Print edition of 9/21/2018
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From Cardinal Seán's blog


As I mentioned in my preface to last week's blog, this week and last, I have been in Rome for meetings related to the work of the Pontifical Commission for the Protection of Minors and the C9 Council of Cardinals.

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Ceremony, Mass kick off St. Augustine Chapel bicentennial


SOUTH BOSTON -- St. Augustine Chapel and Cemetery began its year-long bicentennial celebration on the weekend of Sept. 14-16 with tours, special Masses, and a civic ceremony. The chapel and cemetery opened for tours during the morning and early afternoon of the three days. Other events took place each afternoon. On Sept. 14, these activities included evening prayer and eucharistic adoration with auxiliary Bishop John Dooher.

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Mass. Knights install new officers


The Massachusetts State Council Knights of Columbus recently held its Installation of State Officers at St. John the Evangelist Parish in Canton with a Mass celebrated by the Knights of Columbus state chaplain and Boston auxiliary Bishop Robert Hennessey.

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U.S. bishops tell pope abuse scandal 'lacerated' the church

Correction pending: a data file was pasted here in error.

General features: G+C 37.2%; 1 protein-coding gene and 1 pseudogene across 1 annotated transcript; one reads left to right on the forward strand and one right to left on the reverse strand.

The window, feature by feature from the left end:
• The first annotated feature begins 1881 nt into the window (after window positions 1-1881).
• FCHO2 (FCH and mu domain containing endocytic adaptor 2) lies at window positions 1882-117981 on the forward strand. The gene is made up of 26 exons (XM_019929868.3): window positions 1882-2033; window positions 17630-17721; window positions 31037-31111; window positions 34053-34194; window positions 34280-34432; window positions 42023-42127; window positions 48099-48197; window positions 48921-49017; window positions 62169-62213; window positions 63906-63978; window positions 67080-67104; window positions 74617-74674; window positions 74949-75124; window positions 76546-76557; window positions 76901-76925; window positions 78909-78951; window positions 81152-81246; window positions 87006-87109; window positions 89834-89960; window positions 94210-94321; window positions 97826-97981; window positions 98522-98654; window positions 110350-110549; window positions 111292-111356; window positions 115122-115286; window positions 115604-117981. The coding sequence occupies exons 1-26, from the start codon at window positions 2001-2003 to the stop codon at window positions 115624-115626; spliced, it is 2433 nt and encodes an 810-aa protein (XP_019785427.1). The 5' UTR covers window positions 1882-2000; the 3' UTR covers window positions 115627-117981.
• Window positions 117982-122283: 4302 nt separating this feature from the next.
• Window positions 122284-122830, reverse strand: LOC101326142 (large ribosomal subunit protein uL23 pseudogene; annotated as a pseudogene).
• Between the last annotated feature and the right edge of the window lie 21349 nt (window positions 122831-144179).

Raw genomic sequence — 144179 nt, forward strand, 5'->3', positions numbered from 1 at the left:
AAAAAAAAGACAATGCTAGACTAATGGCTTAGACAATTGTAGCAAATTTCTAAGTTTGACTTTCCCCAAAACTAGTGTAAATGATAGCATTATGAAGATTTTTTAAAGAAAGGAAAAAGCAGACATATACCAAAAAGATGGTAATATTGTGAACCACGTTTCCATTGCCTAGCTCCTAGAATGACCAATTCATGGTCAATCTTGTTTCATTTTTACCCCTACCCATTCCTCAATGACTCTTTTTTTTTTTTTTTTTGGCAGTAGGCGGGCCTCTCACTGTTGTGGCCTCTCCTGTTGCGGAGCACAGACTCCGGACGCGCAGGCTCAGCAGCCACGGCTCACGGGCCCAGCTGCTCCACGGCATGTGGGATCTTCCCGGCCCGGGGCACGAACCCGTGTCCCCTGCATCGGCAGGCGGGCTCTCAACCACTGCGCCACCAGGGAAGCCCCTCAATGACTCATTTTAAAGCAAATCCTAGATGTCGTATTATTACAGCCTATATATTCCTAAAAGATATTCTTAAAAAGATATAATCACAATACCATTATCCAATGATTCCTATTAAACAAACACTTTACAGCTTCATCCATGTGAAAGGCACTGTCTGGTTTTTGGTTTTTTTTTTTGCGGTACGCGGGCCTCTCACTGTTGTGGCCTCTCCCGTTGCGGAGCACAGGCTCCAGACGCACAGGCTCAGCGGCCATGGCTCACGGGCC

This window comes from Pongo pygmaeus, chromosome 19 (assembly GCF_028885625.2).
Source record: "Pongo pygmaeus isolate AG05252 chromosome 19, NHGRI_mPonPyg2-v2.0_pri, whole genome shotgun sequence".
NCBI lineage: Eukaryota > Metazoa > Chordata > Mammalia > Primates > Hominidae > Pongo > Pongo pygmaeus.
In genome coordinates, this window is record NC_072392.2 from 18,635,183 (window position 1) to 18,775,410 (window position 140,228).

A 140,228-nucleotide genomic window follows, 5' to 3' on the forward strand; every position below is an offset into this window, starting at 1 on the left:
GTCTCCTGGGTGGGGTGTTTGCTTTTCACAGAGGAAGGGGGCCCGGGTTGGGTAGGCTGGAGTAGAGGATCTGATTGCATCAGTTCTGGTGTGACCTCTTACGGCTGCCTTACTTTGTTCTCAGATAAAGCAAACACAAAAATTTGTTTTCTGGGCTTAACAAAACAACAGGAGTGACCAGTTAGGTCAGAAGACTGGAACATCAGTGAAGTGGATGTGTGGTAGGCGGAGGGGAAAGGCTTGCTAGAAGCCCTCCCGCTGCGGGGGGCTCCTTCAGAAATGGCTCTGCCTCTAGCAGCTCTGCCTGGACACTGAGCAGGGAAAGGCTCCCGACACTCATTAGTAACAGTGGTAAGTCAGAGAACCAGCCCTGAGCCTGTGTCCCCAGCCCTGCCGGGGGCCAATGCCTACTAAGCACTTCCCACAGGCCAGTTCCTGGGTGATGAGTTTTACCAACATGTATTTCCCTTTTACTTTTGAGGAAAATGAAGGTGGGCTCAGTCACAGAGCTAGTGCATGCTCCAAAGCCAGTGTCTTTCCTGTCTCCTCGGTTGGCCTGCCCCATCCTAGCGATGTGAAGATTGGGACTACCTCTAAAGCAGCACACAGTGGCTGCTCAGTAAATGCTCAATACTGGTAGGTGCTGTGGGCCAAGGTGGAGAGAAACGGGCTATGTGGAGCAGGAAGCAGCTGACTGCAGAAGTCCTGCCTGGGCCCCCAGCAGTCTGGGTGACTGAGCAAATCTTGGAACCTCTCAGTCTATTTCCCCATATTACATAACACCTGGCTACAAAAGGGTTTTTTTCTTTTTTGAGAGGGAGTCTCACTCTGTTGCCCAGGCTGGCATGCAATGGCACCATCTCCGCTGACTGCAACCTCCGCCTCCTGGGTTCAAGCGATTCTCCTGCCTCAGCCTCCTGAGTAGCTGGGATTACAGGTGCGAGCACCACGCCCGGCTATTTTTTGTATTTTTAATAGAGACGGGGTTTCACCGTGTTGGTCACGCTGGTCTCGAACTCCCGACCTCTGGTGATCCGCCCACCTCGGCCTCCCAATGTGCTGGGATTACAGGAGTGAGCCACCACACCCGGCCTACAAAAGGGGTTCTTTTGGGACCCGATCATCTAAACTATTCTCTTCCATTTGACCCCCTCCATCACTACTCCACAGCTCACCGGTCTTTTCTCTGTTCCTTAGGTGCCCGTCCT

VATICAN CITY (CNS) -- The leaders of the U.S. bishops' conference said they shared with Pope Francis how the church in the United States has been "lacerated by the evil of sexual abuse." "He listened very deeply from the heart," said a statement released after the meeting Sept. 13.

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Media reporting Vatican-China agreement could be signed in late September


HONG KONG (CNS) -- The long-awaited Sino-Vatican agreement on the nomination of bishops is expected to be signed in September, reported several media outlets. Vatican spokesmen have said only that talks are ongoing. But a Vatican source told America magazine, the New York-based weekly published by the Jesuits, that the deal is due to be signed in Beijing before the end of September, but the report said the text of the agreement will not be made public even after the signing.

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Catholic workers say U.S. aid cuts to Palestinians could be disastrous


JERUSALEM (CNS) -- The U.S. budgetary cuts to humanitarian aid institutions helping Palestinians could lead to long-term disastrous consequences, said Catholic aid workers in the region. "There is concern that the humanitarian situation in Gaza, which is already dire, will be made worse," Hilary DuBose, who represents Catholic Relief Services in Jerusalem, West Bank and Gaza, told Catholic News Service. "These massive budget cuts being made will impact CRS programs, though it is difficult to estimate (at this point) what that will be."

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